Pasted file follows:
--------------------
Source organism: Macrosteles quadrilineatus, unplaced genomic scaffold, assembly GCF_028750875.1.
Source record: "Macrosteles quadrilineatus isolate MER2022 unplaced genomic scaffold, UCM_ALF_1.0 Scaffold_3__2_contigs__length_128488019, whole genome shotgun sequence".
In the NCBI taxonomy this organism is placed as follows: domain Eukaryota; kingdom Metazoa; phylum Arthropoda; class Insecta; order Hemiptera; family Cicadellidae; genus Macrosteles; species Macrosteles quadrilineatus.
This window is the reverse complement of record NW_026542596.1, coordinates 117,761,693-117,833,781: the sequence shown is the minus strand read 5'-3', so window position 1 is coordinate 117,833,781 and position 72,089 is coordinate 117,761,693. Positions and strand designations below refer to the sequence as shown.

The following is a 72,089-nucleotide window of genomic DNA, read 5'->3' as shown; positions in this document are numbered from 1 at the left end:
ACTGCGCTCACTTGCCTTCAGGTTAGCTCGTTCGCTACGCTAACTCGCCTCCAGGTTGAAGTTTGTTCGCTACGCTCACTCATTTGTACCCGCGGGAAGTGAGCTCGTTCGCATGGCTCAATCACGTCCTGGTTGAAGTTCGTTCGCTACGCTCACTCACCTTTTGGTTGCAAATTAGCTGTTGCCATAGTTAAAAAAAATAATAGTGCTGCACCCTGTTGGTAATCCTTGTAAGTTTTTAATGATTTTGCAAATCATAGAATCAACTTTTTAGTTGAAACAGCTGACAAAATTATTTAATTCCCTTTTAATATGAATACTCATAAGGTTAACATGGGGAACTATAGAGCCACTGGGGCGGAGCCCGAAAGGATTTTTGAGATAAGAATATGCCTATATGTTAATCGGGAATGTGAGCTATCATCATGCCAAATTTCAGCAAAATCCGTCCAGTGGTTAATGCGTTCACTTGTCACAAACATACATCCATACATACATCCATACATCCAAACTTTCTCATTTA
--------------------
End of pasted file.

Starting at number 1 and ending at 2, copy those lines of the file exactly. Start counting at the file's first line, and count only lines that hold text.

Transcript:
Source organism: Macrosteles quadrilineatus, unplaced genomic scaffold, assembly GCF_028750875.1.
Source record: "Macrosteles quadrilineatus isolate MER2022 unplaced genomic scaffold, UCM_ALF_1.0 Scaffold_3__2_contigs__length_128488019, whole genome shotgun sequence".